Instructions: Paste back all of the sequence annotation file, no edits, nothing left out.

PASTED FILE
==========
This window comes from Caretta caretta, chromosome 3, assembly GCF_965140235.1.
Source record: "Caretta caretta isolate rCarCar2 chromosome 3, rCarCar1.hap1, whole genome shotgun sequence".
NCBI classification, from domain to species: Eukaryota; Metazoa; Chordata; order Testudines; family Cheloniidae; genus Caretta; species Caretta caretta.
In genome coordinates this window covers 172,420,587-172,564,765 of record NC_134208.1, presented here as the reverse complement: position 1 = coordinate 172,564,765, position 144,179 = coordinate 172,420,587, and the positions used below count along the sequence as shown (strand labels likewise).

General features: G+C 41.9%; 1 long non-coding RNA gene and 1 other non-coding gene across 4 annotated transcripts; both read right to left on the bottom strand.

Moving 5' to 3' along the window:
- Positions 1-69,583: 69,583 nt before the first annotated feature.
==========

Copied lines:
This window comes from Caretta caretta, chromosome 3, assembly GCF_965140235.1.
Source record: "Caretta caretta isolate rCarCar2 chromosome 3, rCarCar1.hap1, whole genome shotgun sequence".
NCBI classification, from domain to species: Eukaryota; Metazoa; Chordata; order Testudines; family Cheloniidae; genus Caretta; species Caretta caretta.
In genome coordinates this window covers 172,420,587-172,564,765 of record NC_134208.1, presented here as the reverse complement: position 1 = coordinate 172,564,765, position 144,179 = coordinate 172,420,587, and the positions used below count along the sequence as shown (strand labels likewise).

General features: G+C 41.9%; 1 long non-coding RNA gene and 1 other non-coding gene across 4 annotated transcripts; both read right to left on the bottom strand.

Moving 5' to 3' along the window:
- Positions 1-69,583: 69,583 nt before the first annotated feature.